YOU’D be forgiven for forgetting there is plenty of rugby league on after the grand final, by virtue of the World Cup. But will there be any star players still standing? Benji Marshall and Justin Hodges are already gone, Sonny Bill Williams is rated at long odds chose the tournament over boxing and then there are the walking wounded of the the NRL finals series. Greg Inglis, Anthony Watmough and Billy Slater (all knee) all look doubtful for Australia. Jack Reed’s shoulder has already cost him his England spot and if Brent Kite is playing with a broken hand, it’s hard to see Penrith encouraging him to play for Tonga. Sisa Waqa suffered a grade two medial ligament tear on Saturday night and seems set to be a Fiji Bati casualty. There will no doubt be more withdrawals – probably many more.


WOULD it really be such a bad thing for referees to be given a third option when they send a try decision upstairs, namely “dunno”. The signal could be arms at the side, bent at the elbow, with flat palms pointed at the sky. Maybe a head tilt as well. But seriously, is there not a logic disconnect in saying the on-field official must make a decision in 100 per cent of cases, only using technology to doublecheck his decision, then making it significantly harder for technology to disagree than agree with him? Surely the information of the video referees is being hampered to such an extent that we might as well not have them at all. Not having “dunno” seems a matter of pride rather than practical sense. At least I think that’s the case. I’m not sure.


LATE on Sunday night, Tony Smith – brother of Brian – was force to make a decision which he detested. Under the rules of the Super League play-offs, as the highest-ranking winner of week one in the play-offs, Smith’s Warrington got to choose their preliminary final opponents. The Wolves had a choice between Huddersfield, 76-18 winners over Hull, or perennial late-season-peak men Leeds, 11-10 winners over St Helens. Smith detests ‘club call’, as it is known, for old school coaching reasons – it gives the opposition ammunition. That’s how highly coaches rate psychology – they’d rather pass up the chance to choose their own opponents! The question is, who would 2012 Catalan coach Trent Robinson choose this year? I’m banking on the team where he used to be assistant under Tony Smith’s brother – Newcastle.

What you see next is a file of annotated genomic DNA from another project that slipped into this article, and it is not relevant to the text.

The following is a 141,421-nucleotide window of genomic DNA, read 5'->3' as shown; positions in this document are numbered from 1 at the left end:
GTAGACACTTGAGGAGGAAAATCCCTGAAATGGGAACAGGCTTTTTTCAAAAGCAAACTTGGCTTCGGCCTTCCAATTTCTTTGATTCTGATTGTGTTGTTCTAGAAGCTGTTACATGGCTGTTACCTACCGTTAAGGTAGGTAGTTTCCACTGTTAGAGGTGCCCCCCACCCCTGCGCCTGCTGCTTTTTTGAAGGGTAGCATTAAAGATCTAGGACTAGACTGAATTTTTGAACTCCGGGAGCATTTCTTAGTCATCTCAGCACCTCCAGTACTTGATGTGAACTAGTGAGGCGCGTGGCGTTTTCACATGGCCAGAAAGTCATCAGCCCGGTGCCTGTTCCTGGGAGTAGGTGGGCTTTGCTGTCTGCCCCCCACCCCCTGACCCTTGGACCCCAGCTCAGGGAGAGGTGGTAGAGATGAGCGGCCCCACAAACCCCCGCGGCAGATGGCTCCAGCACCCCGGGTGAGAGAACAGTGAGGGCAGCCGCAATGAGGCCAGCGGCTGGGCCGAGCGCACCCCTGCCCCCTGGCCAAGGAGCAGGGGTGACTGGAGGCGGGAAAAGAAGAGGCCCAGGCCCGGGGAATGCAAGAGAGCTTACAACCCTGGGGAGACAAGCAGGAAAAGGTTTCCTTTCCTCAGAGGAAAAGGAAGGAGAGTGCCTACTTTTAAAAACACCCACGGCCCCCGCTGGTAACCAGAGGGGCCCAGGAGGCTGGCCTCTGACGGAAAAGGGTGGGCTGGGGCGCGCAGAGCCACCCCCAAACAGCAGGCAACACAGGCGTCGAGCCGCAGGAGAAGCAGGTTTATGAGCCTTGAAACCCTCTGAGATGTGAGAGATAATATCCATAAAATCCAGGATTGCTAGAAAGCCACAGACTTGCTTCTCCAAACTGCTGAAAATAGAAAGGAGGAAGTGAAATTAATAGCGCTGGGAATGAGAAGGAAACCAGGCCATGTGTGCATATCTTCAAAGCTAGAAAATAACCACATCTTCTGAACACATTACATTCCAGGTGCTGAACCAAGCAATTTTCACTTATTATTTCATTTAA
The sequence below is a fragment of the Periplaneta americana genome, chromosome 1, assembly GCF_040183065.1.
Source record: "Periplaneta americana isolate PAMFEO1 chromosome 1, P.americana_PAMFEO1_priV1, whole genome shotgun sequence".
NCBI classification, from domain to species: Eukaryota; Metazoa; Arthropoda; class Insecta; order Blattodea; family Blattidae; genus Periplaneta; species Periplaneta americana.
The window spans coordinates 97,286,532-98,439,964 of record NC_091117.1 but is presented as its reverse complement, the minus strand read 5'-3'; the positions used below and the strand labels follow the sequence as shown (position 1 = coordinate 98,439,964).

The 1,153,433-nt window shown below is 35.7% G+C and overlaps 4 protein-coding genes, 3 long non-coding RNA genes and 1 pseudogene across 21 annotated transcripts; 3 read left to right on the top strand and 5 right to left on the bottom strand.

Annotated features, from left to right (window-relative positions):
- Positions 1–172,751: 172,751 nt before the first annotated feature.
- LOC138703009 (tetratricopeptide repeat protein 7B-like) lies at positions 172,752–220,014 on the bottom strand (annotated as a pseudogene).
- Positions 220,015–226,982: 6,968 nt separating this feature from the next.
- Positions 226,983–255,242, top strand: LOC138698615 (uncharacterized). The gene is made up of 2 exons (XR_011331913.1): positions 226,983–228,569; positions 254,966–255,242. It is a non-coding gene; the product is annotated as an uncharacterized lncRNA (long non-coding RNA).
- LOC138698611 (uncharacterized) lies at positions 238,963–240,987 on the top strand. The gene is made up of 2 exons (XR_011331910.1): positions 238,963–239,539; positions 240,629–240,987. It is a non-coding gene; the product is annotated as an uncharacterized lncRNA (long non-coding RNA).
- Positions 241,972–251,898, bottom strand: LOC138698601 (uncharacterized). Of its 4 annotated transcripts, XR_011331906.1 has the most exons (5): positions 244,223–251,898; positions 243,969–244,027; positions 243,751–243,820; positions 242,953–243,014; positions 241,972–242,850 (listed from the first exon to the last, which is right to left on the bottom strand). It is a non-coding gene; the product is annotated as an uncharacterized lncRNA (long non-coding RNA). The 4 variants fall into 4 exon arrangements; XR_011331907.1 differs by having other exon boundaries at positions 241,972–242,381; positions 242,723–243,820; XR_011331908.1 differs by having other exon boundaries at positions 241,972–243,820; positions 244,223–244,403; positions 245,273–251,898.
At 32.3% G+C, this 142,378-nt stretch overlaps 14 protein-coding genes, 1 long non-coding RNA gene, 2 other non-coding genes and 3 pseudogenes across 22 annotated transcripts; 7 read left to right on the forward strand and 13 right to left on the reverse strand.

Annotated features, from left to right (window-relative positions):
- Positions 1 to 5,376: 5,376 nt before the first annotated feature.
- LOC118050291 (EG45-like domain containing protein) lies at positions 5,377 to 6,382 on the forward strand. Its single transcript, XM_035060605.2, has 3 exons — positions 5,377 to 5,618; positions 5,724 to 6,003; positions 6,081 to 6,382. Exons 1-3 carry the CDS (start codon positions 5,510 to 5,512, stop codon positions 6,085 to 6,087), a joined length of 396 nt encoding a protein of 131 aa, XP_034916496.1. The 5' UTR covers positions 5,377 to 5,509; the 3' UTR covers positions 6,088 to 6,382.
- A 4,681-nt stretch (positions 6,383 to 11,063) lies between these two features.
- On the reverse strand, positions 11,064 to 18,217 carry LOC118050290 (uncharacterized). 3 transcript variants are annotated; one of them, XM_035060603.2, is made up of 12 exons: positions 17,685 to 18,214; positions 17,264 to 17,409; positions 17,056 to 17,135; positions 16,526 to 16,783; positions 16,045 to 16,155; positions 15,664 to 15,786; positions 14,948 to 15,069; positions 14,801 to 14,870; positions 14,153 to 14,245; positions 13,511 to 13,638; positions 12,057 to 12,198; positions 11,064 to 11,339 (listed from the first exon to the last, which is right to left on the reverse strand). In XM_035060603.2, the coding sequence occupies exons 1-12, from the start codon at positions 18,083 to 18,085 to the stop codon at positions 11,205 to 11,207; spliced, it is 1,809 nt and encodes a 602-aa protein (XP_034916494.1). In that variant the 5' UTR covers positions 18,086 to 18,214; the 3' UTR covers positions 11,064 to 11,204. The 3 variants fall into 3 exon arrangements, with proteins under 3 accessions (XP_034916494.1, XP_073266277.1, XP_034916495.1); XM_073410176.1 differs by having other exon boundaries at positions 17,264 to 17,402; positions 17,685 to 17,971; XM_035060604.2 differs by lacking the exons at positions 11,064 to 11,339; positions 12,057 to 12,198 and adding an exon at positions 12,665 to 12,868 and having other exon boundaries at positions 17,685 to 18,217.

ONCE upon a time, all finals were played at the Sydney Cricket Ground or Sydney Sports Ground. You knew it was September in Sydney when the wind picked up and you waltzed onto the hill around midday to watch under 23s and reserve grade. But crowds were poor early in the finals, so we shifted matches to home grounds. Then we did that in week two, then week three. And we stopped using suburban grounds completely. But – as we saw at the weekend – attendances are still and issue. What is the logical next step? Tendering out finals to venues who can guarantee big gates and financial security, perhaps? Perth, Auckland, Brisbane, Wellington, Adelaide, Darwin? Seems to be worth a try, given that finals venues are already centrally controlled and the grand final is in Sydney until further notice.


SOME questions regarding Saturday’s NRL media release: One of the people interviewed as part of the probe, a reporter, says he was told by the SC’s assistant the alleged incident itself was not being investigated. If this is true, how can one investigate a cover-up without determining if there was something to cover up in the first place? And how can a person who was not investigated be exonerated in the subsequent press release? Given that that the release said there would be “no further comment”, I guess we’ll never know.  You might be wondering why this column is appearing, given its Sun-Herald predecessor. I’ve only stepped away from chasing news, because I can’t see the point under current conditions. I’m still hoping someone wants me to cover games and write columns and features. So far, so good. Fingers crossed.